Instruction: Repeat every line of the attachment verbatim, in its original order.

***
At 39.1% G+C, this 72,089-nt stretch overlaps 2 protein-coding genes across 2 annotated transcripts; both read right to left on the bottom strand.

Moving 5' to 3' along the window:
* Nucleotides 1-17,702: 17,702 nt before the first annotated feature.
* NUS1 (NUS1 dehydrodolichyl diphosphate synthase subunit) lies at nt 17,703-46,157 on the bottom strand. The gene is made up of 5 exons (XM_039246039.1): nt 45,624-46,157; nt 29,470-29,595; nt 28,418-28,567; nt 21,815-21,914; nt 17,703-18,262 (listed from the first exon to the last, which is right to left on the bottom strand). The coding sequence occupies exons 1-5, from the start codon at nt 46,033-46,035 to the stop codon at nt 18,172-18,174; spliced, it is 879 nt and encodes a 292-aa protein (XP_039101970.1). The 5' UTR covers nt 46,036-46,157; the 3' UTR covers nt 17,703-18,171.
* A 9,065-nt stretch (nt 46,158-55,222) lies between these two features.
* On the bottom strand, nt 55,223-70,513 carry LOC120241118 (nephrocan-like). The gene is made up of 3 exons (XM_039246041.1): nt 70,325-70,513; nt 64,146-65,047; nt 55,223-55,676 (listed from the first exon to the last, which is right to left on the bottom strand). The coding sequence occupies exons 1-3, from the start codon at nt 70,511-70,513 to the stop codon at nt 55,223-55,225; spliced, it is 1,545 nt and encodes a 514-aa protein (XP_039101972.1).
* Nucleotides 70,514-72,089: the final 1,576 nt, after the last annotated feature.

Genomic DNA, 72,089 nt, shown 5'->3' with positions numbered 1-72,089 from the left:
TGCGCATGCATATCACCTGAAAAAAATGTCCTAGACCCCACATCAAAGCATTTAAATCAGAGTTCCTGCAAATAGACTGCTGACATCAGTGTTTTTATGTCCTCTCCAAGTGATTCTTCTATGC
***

At 39.1% G+C, this 72,089-nt stretch overlaps 2 protein-coding genes across 2 annotated transcripts; both read right to left on the bottom strand.

Moving 5' to 3' along the window:
* Nucleotides 1-17,702: 17,702 nt before the first annotated feature.
* NUS1 (NUS1 dehydrodolichyl diphosphate synthase subunit) lies at nt 17,703-46,157 on the bottom strand. The gene is made up of 5 exons (XM_039246039.1): nt 45,624-46,157; nt 29,470-29,595; nt 28,418-28,567; nt 21,815-21,914; nt 17,703-18,262 (listed from the first exon to the last, which is right to left on the bottom strand). The coding sequence occupies exons 1-5, from the start codon at nt 46,033-46,035 to the stop codon at nt 18,172-18,174; spliced, it is 879 nt and encodes a 292-aa protein (XP_039101970.1). The 5' UTR covers nt 46,036-46,157; the 3' UTR covers nt 17,703-18,171.
* A 9,065-nt stretch (nt 46,158-55,222) lies between these two features.
* On the bottom strand, nt 55,223-70,513 carry LOC120241118 (nephrocan-like). The gene is made up of 3 exons (XM_039246041.1): nt 70,325-70,513; nt 64,146-65,047; nt 55,223-55,676 (listed from the first exon to the last, which is right to left on the bottom strand). The coding sequence occupies exons 1-3, from the start codon at nt 70,511-70,513 to the stop codon at nt 55,223-55,225; spliced, it is 1,545 nt and encodes a 514-aa protein (XP_039101972.1).
* Nucleotides 70,514-72,089: the final 1,576 nt, after the last annotated feature.

Genomic DNA, 72,089 nt, shown 5'->3' with positions numbered 1-72,089 from the left:
TGCGCATGCATATCACCTGAAAAAAATGTCCTAGACCCCACATCAAAGCATTTAAATCAGAGTTCCTGCAAATAGACTGCTGACATCAGTGTTTTTATGTCCTCTCCAAGTGATTCTTCTATGC